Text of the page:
Money Monday: What are negative interest rates and could they affect me?

Negative interest rates may ominous for the Canadian economy, but some experts say the move wouldn't signal fiscal doom – and everyday Canadians might barely notice the difference.

See Full Article

Last week, the Bank of Canada said it would consider the unprecedented move of lowering its interest rates into sub-zero territory in case of an economic crisis.

The move would primarily influence Canadian banks that deposit money to the central bank and make interest off these transactions. Currently, the interest rate sits at 0.5 per cent, which is already considered quite low. Before 2008, interest rates hovered around 4 per cent.

If the BOC dropped its interest rates below zero, it would effectively reverse this transaction; rather than Canadian banks being rewarded for their BOC deposits, they'd be charged for them.

What would this look like? Well, if a Canadian bank – say, the CIBC -- put $2 million into the central bank at a rate of negative 0.5 per cent – the lowest the BOC says it would be willing to go – the CIBC would be dinged for $10,000. For a $1 billion deposit, they'd lose $5 million.

The logic behind the move is that banks would be encouraged to keep their money liquid by loaning it out and investing in the Canadian economy. Economists theorize that would spur economic activity when things begin to look grim.

Of course, BOC governor Stephen Poloz's was commenting on a hypothetical scenario, and insisted that the central bank isn't actively planning a negative interest rate.

And while the move would be unprecedented for Canada, European countries such as Sweden, Denmark and Switzerland have all dropped their interest rates below zero.

Negative interest rates would undoubtedly mean big changes on Bay Street, but how would they influence the average Canadian? CTVNews.ca took a closer look at negative interest rates to break down the possible changes.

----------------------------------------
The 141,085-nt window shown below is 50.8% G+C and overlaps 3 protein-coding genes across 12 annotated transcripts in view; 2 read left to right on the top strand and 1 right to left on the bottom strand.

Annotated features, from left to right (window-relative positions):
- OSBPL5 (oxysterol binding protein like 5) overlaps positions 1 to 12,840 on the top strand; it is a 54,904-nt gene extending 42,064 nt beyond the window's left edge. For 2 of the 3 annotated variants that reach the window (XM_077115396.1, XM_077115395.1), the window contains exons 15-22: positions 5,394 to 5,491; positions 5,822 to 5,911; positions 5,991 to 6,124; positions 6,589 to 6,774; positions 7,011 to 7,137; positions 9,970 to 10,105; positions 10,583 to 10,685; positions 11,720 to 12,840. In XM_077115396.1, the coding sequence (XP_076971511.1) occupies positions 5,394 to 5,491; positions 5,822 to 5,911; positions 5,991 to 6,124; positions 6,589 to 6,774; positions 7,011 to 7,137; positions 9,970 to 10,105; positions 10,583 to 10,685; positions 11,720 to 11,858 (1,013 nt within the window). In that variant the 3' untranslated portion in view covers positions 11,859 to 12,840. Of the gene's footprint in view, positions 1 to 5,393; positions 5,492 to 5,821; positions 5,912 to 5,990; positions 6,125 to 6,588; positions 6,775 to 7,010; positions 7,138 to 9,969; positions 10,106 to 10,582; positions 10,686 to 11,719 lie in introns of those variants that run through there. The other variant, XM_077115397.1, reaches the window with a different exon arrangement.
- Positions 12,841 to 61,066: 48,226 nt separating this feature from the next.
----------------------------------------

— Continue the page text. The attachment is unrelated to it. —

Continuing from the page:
SHOULD CANADIANS BE WORRIED?

Implementing sych experimental economics may sound scary, but CTV's chief financial commentator Pattie Lovett-Reid says there are several reasons the announcement isn't cause for alarm.

"I don't think the average Canadian needs to worry about this," Lovett-Reid said. "But I understand why they are. It's uncomfortable."

There's no way to predict if or when rates could go negative, but Lovett-Reid says it's "extremely unlikely" the BOC would make the move. And if interest rates were to move south, the news wouldn't come out of left field.

"The bank has other options that they would certainly deploy before they would look to do this," she said.

WOULD THIS MEAN HIGHER BANK FEES?

Negative interest rates likely wouldn't mean added banking fees for everyday Canadians.

Banks understand that such a move would likely scare away customers (and their savings accounts) to competitors, Lovett-Reid says.

"The first thing people would do is take their money and put it under their mattress. Why would you leave it at the bank if you're losing money? I don't think we're anywhere near that. I don't think that's their initial course of action."

She adds that banks in countries with negative interest rates, such as Sweden, haven't hiked up their service charges.

However, Lovett-Reid adds that there's a chance that "larger commercial accounts" could be hit by an added cost of banking.

WOULD GETTING LOANS BE EASIER?

So if the central bank is hoping to encourage banks to help stimulate the economy, does that mean it'll be easier to get a loan?

Probably not, according to Lovett-Reid.